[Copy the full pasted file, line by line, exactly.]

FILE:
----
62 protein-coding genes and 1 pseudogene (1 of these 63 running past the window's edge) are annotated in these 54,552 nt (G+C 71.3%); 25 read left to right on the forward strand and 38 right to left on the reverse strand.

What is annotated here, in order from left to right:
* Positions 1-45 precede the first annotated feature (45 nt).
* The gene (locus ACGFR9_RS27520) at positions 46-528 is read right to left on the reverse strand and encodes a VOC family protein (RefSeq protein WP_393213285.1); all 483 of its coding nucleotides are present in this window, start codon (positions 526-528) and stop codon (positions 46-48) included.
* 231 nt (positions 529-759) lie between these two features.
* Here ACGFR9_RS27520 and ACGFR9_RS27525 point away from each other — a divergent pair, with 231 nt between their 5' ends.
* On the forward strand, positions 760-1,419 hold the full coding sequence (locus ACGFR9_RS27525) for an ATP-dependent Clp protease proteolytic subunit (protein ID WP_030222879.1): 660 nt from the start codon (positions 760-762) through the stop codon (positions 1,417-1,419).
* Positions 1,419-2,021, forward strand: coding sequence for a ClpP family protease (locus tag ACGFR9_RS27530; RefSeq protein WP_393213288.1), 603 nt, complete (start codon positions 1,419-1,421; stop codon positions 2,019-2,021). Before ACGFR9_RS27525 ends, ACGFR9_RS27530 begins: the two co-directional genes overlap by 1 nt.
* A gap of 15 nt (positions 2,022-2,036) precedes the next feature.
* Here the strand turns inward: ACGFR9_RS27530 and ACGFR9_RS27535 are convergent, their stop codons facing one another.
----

62 protein-coding genes and 1 pseudogene (1 of these 63 running past the window's edge) are annotated in these 54,552 nt (G+C 71.3%); 25 read left to right on the forward strand and 38 right to left on the reverse strand.

What is annotated here, in order from left to right:
* Positions 1-45 precede the first annotated feature (45 nt).
* The gene (locus ACGFR9_RS27520) at positions 46-528 is read right to left on the reverse strand and encodes a VOC family protein (RefSeq protein WP_393213285.1); all 483 of its coding nucleotides are present in this window, start codon (positions 526-528) and stop codon (positions 46-48) included.
* 231 nt (positions 529-759) lie between these two features.
* Here ACGFR9_RS27520 and ACGFR9_RS27525 point away from each other — a divergent pair, with 231 nt between their 5' ends.
* On the forward strand, positions 760-1,419 hold the full coding sequence (locus ACGFR9_RS27525) for an ATP-dependent Clp protease proteolytic subunit (protein ID WP_030222879.1): 660 nt from the start codon (positions 760-762) through the stop codon (positions 1,417-1,419).
* Positions 1,419-2,021, forward strand: coding sequence for a ClpP family protease (locus tag ACGFR9_RS27530; RefSeq protein WP_393213288.1), 603 nt, complete (start codon positions 1,419-1,421; stop codon positions 2,019-2,021). Before ACGFR9_RS27525 ends, ACGFR9_RS27530 begins: the two co-directional genes overlap by 1 nt.
* A gap of 15 nt (positions 2,022-2,036) precedes the next feature.
* Here the strand turns inward: ACGFR9_RS27530 and ACGFR9_RS27535 are convergent, their stop codons facing one another.